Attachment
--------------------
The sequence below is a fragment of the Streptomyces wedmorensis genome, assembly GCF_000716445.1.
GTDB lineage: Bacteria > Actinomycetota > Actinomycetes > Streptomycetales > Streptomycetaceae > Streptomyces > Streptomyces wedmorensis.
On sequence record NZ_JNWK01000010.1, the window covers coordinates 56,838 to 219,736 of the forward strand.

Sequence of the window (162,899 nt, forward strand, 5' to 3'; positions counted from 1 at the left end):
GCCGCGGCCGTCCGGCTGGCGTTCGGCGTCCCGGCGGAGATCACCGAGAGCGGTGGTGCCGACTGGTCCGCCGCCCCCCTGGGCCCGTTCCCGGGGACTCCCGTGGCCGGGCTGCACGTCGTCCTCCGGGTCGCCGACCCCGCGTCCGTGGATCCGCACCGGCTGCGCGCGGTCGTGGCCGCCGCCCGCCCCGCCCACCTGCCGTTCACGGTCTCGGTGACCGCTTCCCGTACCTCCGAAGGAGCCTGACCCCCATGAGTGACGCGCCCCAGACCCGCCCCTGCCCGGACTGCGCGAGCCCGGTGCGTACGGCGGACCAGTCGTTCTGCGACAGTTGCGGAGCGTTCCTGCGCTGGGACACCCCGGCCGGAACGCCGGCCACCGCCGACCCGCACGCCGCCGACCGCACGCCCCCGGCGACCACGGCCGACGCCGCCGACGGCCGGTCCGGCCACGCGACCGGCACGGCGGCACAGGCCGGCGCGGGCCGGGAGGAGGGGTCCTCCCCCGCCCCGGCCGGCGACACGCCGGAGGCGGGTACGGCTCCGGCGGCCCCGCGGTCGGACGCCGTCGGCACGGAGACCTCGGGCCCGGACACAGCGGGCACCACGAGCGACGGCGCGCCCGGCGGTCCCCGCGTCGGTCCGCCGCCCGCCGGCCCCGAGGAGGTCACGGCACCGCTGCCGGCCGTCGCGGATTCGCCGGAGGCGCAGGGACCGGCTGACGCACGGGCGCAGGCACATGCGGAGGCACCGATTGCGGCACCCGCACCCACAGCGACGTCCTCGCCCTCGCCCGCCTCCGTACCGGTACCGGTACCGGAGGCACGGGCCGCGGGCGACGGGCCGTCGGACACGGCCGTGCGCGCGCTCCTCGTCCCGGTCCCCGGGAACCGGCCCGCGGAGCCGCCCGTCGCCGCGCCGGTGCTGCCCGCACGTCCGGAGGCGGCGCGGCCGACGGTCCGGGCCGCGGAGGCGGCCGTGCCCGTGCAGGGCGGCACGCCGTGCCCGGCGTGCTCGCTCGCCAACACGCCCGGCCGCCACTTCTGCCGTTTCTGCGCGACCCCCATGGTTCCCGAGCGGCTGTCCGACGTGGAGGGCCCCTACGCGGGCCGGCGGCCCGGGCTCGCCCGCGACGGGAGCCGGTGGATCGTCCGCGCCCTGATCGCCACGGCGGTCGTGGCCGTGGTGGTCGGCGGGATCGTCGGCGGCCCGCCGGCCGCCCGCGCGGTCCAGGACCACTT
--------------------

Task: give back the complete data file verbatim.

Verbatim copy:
The sequence below is a fragment of the Streptomyces wedmorensis genome, assembly GCF_000716445.1.
GTDB lineage: Bacteria > Actinomycetota > Actinomycetes > Streptomycetales > Streptomycetaceae > Streptomyces > Streptomyces wedmorensis.
On sequence record NZ_JNWK01000010.1, the window covers coordinates 56,838 to 219,736 of the forward strand.

Sequence of the window (162,899 nt, forward strand, 5' to 3'; positions counted from 1 at the left end):
GCCGCGGCCGTCCGGCTGGCGTTCGGCGTCCCGGCGGAGATCACCGAGAGCGGTGGTGCCGACTGGTCCGCCGCCCCCCTGGGCCCGTTCCCGGGGACTCCCGTGGCCGGGCTGCACGTCGTCCTCCGGGTCGCCGACCCCGCGTCCGTGGATCCGCACCGGCTGCGCGCGGTCGTGGCCGCCGCCCGCCCCGCCCACCTGCCGTTCACGGTCTCGGTGACCGCTTCCCGTACCTCCGAAGGAGCCTGACCCCCATGAGTGACGCGCCCCAGACCCGCCCCTGCCCGGACTGCGCGAGCCCGGTGCGTACGGCGGACCAGTCGTTCTGCGACAGTTGCGGAGCGTTCCTGCGCTGGGACACCCCGGCCGGAACGCCGGCCACCGCCGACCCGCACGCCGCCGACCGCACGCCCCCGGCGACCACGGCCGACGCCGCCGACGGCCGGTCCGGCCACGCGACCGGCACGGCGGCACAGGCCGGCGCGGGCCGGGAGGAGGGGTCCTCCCCCGCCCCGGCCGGCGACACGCCGGAGGCGGGTACGGCTCCGGCGGCCCCGCGGTCGGACGCCGTCGGCACGGAGACCTCGGGCCCGGACACAGCGGGCACCACGAGCGACGGCGCGCCCGGCGGTCCCCGCGTCGGTCCGCCGCCCGCCGGCCCCGAGGAGGTCACGGCACCGCTGCCGGCCGTCGCGGATTCGCCGGAGGCGCAGGGACCGGCTGACGCACGGGCGCAGGCACATGCGGAGGCACCGATTGCGGCACCCGCACCCACAGCGACGTCCTCGCCCTCGCCCGCCTCCGTACCGGTACCGGTACCGGAGGCACGGGCCGCGGGCGACGGGCCGTCGGACACGGCCGTGCGCGCGCTCCTCGTCCCGGTCCCCGGGAACCGGCCCGCGGAGCCGCCCGTCGCCGCGCCGGTGCTGCCCGCACGTCCGGAGGCGGCGCGGCCGACGGTCCGGGCCGCGGAGGCGGCCGTGCCCGTGCAGGGCGGCACGCCGTGCCCGGCGTGCTCGCTCGCCAACACGCCCGGCCGCCACTTCTGCCGTTTCTGCGCGACCCCCATGGTTCCCGAGCGGCTGTCCGACGTGGAGGGCCCCTACGCGGGCCGGCGGCCCGGGCTCGCCCGCGACGGGAGCCGGTGGATCGTCCGCGCCCTGATCGCCACGGCGGTCGTGGCCGTGGTGGTCGGCGGGATCGTCGGCGGCCCGCCGGCCGCCCGCGCGGTCCAGGACCACTT